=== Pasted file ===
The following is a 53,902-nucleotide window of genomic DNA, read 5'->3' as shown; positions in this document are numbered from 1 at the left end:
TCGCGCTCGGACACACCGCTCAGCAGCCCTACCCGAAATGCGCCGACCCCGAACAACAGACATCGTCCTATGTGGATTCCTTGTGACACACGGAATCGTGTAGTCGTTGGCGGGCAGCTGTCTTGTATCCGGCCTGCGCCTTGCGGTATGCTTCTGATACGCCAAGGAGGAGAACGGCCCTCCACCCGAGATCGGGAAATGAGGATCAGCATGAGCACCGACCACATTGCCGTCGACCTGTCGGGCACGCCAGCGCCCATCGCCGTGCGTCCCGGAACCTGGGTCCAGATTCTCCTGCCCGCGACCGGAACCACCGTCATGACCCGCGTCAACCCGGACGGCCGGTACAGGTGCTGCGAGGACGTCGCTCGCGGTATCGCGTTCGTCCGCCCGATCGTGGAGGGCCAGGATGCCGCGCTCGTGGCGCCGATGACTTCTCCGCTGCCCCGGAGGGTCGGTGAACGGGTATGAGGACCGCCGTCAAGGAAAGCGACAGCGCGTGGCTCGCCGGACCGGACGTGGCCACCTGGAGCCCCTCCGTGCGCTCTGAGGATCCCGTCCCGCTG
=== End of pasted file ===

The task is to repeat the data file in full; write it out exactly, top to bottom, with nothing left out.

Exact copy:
The following is a 53,902-nucleotide window of genomic DNA, read 5'->3' as shown; positions in this document are numbered from 1 at the left end:
TCGCGCTCGGACACACCGCTCAGCAGCCCTACCCGAAATGCGCCGACCCCGAACAACAGACATCGTCCTATGTGGATTCCTTGTGACACACGGAATCGTGTAGTCGTTGGCGGGCAGCTGTCTTGTATCCGGCCTGCGCCTTGCGGTATGCTTCTGATACGCCAAGGAGGAGAACGGCCCTCCACCCGAGATCGGGAAATGAGGATCAGCATGAGCACCGACCACATTGCCGTCGACCTGTCGGGCACGCCAGCGCCCATCGCCGTGCGTCCCGGAACCTGGGTCCAGATTCTCCTGCCCGCGACCGGAACCACCGTCATGACCCGCGTCAACCCGGACGGCCGGTACAGGTGCTGCGAGGACGTCGCTCGCGGTATCGCGTTCGTCCGCCCGATCGTGGAGGGCCAGGATGCCGCGCTCGTGGCGCCGATGACTTCTCCGCTGCCCCGGAGGGTCGGTGAACGGGTATGAGGACCGCCGTCAAGGAAAGCGACAGCGCGTGGCTCGCCGGACCGGACGTGGCCACCTGGAGCCCCTCCGTGCGCTCTGAGGATCCCGTCCCGCTG